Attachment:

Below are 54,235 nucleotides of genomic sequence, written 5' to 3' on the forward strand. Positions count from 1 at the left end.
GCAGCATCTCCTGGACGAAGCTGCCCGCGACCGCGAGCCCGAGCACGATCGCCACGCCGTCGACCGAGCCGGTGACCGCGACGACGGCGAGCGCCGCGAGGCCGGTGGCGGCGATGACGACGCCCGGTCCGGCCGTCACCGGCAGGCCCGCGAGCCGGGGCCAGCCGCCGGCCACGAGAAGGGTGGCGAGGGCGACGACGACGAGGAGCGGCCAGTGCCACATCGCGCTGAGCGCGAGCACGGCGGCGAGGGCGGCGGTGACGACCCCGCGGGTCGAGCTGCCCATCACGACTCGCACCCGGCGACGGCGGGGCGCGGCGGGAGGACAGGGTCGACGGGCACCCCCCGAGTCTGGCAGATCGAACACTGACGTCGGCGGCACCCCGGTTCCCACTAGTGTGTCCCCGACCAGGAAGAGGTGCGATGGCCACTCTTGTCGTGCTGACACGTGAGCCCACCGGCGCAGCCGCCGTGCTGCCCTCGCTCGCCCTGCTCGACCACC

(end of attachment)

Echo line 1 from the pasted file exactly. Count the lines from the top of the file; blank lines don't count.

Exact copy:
Below are 54,235 nucleotides of genomic sequence, written 5' to 3' on the forward strand. Positions count from 1 at the left end.